image.png“The @BarackObama Twitter handle is maintained by OFA [Organizing For Action], that is the political organization that was the offshoot of the campaign,” Earnest told Jonathan Karl of ABC News, who asked whether the president reads or approves his tweets. “And that is a Twitter handle that is maintained independent of the White House.”

I read these words this morning during my daily “what’s up in the world” scan of the headlines.

Aside from the implications of carelessness by our current Executive Branch, I wonder if it’s fair that Twitter maintain the certifications for the President’s twitter account. The “verified account status” is a social cue to social media users that if the actual person implied to own the account doesn’t personally maintain it, they at the very least endorse and agree with the content on this account.

It’s clear from the official statement (and other comments to the press) that the @BarackObama twitter account isn’t technically even owned by the president, but is the “brand account” for the Organizing for America SuperPAC.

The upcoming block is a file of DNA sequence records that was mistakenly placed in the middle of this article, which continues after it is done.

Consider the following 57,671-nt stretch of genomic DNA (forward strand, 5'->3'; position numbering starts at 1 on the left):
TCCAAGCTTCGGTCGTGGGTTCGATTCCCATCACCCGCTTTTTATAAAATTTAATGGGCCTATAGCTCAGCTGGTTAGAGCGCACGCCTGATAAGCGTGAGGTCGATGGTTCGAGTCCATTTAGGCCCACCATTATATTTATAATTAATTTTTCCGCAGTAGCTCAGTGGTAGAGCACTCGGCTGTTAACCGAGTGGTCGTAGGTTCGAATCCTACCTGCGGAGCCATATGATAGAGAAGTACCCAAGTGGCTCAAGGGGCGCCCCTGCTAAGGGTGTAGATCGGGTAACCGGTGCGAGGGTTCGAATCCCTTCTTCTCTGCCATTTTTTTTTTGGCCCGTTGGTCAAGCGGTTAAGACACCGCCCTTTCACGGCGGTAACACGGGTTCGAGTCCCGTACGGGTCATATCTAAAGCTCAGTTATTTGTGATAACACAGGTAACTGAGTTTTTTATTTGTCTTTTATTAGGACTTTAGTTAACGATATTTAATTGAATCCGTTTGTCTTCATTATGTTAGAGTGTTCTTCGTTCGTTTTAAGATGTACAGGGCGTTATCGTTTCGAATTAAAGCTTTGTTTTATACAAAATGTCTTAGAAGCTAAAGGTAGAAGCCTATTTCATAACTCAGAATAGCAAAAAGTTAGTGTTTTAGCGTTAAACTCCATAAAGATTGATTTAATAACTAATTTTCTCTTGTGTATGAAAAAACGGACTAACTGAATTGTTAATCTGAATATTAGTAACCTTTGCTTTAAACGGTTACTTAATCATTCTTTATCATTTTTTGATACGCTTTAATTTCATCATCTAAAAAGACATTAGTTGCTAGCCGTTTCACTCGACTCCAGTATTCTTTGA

Should this account be verified? If this was Miley Cyrus’s verified account, let’s say, and she said some things that were off message for her via the social media channel (let’s say she made a social faux pas, something homophobic or racist). If she came out in the media the day after and claimed that her manager hired a PR or marketing firm to run her account with no oversight or buy in from her, could or should Twitter maintain the “verified account” status?

Keep in mind that we’re not talking about minimal or limited oversight, as is the case with some social media known-quantities like George Takei or Cali Lewis, who will employ “ghost tweeters” to assist them in keeping their accounts full of fresh content while they travel. In most cases, they treat these accounts like editorial operations, where they have veto and oversight of the content going out. In our fictional Miley Cyrus (and real-life President Obama) example, the personalities of the account no longer have any connection to the actual account.

So given that, is it fair or accurate to call these accounts “verified” any longer?

Many years ago, now, Twitter made the decision to position itself no longer as a platform, but as a crowd-sourced content site. They make significant loads of cash from selling advertising against their data, as well as re-selling the data itself to other for-profit entities.

No sane person would hold Twitter responsible for every errant tweet on the system, but for the user accounts where there is implied endorsement by the company that the account is legitimate, what level of culpability does Twitter hold in maintaining the accuracy of their raft of “verified accounts”? Should Twitter be actively policing and re-verifying to prevent data-rot, or is once enough?

%d bloggers like this: